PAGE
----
Lemon #93. Push management Pull management
While reading ‘CEOFlow’ from Aaron Ross, we learned about the differences between push management vs pull management. Aaron Ross says:
The brute force methods that used to work so well, such as «work harder», «hire more», «spend more», aren’t true sustainable or competitive advantages.
It’s time to start taking regular breaths to reflect on what we’re missing – better more creative ways to increase growth more productively.
How can a CEO create an environment that helps the company to grow itself faster by unlocking the motivation of its people in an environment of trust, transparency and alignment?
Can a CEO spend 95% of their time enjoyably surfing the flow of growing a company, rather than feeling sometimes like they’re paddle against the waves?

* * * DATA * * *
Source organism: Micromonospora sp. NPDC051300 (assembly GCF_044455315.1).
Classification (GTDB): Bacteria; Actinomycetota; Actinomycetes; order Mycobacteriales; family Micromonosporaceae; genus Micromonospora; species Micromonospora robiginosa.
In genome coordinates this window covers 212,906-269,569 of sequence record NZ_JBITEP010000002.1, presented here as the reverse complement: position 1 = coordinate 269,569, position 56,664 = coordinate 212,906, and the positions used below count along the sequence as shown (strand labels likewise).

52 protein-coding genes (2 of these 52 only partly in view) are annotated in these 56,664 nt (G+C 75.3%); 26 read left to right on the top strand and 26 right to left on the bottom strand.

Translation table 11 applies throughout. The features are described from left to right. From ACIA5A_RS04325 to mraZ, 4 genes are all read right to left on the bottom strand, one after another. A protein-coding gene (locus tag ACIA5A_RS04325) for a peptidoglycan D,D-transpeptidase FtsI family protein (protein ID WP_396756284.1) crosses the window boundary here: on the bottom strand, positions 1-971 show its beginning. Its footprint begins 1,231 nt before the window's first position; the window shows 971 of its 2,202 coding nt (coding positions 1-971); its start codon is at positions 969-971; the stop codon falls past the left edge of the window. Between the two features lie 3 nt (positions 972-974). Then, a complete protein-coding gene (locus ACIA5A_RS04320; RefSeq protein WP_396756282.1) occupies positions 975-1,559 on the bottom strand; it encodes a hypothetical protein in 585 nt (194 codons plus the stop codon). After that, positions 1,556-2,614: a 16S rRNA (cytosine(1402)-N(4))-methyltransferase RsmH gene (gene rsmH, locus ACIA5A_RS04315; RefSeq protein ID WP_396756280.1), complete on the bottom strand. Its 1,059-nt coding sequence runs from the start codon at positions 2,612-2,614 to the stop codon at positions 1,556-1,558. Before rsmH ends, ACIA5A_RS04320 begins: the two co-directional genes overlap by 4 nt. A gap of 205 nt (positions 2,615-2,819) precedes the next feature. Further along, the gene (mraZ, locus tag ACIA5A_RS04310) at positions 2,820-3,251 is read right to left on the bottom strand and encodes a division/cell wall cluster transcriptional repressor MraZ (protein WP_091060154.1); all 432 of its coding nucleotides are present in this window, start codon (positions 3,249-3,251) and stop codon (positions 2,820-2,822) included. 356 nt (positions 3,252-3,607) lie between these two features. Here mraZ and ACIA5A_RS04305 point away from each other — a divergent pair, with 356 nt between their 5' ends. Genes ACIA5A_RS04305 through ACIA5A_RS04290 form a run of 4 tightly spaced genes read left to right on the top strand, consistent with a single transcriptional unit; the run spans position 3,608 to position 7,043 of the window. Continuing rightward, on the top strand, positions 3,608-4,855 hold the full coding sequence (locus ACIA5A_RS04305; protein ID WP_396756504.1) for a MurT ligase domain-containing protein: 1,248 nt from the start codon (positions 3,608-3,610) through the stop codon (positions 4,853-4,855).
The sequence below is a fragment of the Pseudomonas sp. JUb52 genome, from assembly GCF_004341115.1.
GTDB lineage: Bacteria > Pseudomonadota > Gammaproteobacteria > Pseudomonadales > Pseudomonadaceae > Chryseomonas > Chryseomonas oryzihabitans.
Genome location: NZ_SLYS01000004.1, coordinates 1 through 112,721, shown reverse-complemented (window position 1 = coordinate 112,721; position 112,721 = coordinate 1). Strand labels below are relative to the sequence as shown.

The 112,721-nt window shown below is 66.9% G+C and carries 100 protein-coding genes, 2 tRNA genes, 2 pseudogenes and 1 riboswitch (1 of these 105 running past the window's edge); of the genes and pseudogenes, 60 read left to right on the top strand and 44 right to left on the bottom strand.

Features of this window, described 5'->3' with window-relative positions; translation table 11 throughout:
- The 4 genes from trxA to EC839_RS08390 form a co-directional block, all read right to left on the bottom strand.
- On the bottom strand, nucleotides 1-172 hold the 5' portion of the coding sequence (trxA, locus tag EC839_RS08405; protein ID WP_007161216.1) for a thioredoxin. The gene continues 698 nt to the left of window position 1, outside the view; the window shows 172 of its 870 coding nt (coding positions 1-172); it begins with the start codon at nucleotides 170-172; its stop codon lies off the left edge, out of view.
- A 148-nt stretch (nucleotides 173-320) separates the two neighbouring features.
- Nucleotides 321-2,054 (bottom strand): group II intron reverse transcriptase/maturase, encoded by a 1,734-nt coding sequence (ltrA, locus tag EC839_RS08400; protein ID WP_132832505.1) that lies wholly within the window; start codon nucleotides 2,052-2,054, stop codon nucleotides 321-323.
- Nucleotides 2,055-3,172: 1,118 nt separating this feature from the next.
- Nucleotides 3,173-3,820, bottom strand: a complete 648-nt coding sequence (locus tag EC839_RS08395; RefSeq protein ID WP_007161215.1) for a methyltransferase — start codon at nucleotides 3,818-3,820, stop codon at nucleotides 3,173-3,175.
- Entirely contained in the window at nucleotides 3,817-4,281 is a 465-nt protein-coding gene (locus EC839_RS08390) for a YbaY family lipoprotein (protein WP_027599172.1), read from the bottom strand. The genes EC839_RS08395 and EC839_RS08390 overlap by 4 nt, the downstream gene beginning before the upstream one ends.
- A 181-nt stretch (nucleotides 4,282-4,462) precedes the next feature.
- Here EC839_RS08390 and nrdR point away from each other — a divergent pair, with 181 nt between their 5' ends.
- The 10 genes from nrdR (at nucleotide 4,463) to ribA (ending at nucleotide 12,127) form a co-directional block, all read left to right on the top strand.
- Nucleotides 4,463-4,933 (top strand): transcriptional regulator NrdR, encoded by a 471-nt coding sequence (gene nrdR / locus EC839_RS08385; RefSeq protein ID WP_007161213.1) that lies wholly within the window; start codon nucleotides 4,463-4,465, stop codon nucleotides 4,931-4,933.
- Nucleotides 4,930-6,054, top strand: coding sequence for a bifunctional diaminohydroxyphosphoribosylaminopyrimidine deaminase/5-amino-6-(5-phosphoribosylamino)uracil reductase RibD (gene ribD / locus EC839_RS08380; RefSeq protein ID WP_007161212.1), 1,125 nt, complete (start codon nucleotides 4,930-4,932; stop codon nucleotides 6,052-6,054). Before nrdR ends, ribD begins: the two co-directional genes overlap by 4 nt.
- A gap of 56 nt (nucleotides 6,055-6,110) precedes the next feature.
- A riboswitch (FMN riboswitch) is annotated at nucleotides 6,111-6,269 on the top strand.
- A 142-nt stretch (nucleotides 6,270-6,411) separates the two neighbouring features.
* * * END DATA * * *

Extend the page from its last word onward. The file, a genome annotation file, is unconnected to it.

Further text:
- «Push Management» is the «Give a man a fish» model
In this model, the executives tell employees what to do and how to do it. You don’t ask for, or want, much feedback from people – you just want them to do the damn job and not complain about it.
Push Management is easier in many ways in the short-term than Pull Management, because you get to just tell people what to do. However, Push Management isn’t enjoyable for anyone.
- «Pull Management» is the «Teach a man to fish» model
Pull Management is the term I use to describe a company culture of focused collaboration and open communication, in which you’re dedicated to the success of your company by being first dedicated to the success of your employees.
Pull Management takes more patience and commitment, because you aren’t allowed to tell people what to do – you have to let them figure it out for themselves, with coaching and guidance, of course.
Rather than trying to control everything, you focus on creating an environment where people are «pulled» into action by the vision of what is possible and by the opportunity for them to make a difference.
Aaron Ross @ CEOFlow.